ANTIMATTER (antiparticles)—matter composed of antiparticles, anti-atoms, and antimolecules.
Antiparticles differ from ordinary particles because the their quantum numbers (electrical charge Q, eccentricity or spin S, parity P) have the opposite sign to those of the correponding particles. The antiparticle of the electron (the negatron) for which Q=-1 (in individuals of an elementary charge) is an additional electron (positron) where Q=+1. The antiparticle of the proton where Q=+1 is an antiproton where Q=-1, etc. Antiparticles that have zero values for the numbers Q, S, and P, … are identical to their particles (e.g., π mesons, Σ baryons).
The identifical of the various antiparticles allowed physicists to advance the hypothesis that antiparticles exist in nature. According to this hypothesis antiparticles and antimolecules are physically possible: the anti-atom of hydrogen (created for a moment under laboratory conditions—1995) is composed of an antiproton (the nucleus) and a positron (the electron shell). The anti-atom of helium would be composed of two antiprotons and two antineutrons (the nucleus) and two positrons (the electron shell). A molecule of anti-hydrogen would be composed of two antiprotons and two positrons etc..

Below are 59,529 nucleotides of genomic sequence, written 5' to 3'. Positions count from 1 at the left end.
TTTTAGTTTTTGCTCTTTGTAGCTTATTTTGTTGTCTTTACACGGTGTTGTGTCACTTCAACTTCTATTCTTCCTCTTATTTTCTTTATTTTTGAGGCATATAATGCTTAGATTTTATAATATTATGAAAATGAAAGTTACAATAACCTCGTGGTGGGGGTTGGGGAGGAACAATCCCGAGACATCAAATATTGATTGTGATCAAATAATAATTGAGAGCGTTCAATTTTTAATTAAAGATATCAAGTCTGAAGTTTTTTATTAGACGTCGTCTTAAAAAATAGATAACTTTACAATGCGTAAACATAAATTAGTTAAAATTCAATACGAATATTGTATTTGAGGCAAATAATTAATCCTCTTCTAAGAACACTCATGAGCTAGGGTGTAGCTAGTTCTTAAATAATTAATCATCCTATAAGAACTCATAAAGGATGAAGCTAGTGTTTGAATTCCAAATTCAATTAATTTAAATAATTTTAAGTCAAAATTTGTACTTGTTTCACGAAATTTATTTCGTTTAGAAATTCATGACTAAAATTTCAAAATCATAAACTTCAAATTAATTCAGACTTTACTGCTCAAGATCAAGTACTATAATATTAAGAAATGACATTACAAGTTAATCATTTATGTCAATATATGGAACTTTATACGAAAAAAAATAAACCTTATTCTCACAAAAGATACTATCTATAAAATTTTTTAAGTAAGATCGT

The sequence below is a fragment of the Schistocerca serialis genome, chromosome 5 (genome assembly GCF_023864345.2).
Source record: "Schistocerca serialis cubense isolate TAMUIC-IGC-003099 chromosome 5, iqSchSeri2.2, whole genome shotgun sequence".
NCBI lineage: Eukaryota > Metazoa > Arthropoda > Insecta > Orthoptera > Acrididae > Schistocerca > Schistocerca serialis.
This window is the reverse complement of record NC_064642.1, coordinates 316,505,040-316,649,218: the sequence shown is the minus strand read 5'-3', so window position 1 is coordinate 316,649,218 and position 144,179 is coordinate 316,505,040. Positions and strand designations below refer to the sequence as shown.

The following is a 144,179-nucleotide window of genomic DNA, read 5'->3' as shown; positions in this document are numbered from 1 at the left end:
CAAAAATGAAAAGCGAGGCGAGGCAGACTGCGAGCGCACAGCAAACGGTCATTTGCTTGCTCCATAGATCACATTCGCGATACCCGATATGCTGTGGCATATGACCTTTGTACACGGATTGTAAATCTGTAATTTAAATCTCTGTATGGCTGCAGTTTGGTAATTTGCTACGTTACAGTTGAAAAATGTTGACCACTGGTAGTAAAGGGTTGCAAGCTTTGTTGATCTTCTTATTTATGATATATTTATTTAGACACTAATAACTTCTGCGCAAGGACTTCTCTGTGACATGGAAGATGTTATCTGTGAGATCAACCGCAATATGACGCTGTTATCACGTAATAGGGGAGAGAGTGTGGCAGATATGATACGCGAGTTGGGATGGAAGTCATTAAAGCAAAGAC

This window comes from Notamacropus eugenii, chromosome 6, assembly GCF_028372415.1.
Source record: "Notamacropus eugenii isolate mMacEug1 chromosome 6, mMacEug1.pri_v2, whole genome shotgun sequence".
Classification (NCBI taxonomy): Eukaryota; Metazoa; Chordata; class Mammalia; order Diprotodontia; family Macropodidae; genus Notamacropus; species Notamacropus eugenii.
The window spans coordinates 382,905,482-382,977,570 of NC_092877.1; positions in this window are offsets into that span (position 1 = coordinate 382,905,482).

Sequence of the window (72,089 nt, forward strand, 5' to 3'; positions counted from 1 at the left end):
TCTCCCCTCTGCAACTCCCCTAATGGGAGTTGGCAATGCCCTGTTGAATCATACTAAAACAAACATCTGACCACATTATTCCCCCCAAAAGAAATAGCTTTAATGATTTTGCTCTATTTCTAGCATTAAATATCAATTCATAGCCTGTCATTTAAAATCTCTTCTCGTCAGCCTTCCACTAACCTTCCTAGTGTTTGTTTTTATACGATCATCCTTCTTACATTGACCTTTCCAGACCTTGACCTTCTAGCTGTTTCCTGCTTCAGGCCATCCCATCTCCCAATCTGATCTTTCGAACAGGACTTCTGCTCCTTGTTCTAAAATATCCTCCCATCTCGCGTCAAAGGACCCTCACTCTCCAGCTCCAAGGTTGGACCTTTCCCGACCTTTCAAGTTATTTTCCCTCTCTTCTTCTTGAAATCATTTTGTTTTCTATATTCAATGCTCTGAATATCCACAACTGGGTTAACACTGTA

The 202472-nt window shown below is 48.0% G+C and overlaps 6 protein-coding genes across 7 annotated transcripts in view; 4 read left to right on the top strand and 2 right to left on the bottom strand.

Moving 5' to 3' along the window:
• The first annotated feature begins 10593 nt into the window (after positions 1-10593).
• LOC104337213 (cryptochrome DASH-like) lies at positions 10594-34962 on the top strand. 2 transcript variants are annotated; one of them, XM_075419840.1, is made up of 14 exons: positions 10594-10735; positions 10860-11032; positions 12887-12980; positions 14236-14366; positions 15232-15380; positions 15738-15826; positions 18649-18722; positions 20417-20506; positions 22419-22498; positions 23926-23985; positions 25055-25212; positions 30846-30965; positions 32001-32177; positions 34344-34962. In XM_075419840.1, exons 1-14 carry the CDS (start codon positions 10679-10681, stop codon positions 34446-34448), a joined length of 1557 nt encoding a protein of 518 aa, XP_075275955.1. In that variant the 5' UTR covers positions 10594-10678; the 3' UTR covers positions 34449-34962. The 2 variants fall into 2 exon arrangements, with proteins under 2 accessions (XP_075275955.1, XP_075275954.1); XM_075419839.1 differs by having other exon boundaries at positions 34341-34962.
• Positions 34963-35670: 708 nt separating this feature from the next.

Antimatter that would possess the same physical properties as ordinary matter could be built from anti-atoms and antimolecules. Locally antimatter and matter cannot exist beside each other, since they would immediately be annihilated. Scientific investigations have not yet identified antimatter on an astronomical scale. Apart from certain antiparticles, in that part of the universe that can be investigated by science we find the presence of ordinary matter. The absence of antimatter in those parts of the universe that can be investigated from the Earth may be explained as a consequence of the physical processes that occurred in earlier period of the evolution of the cosmos.
H. Alfvén, Världen- Spegelvärlden Kosmologi och Antimatter, Stockholm 1966 (Kosmologia i antymateria [Cosmology and antimatter], Wwa 1973); M. Kubiak, in: Encyklopedia fizyki współczesnej [Encyclopedia of contemporary physics], Wwa 1983, 908–912; P. J. E. Peebles, Principles of Physical Cosmology, Pri, NY 1993, 207, 455–456; G. Tarlé, S. P. Swordy, Cosmic Antimatter, Scientific American 278 (1968), n. 4, 30–35.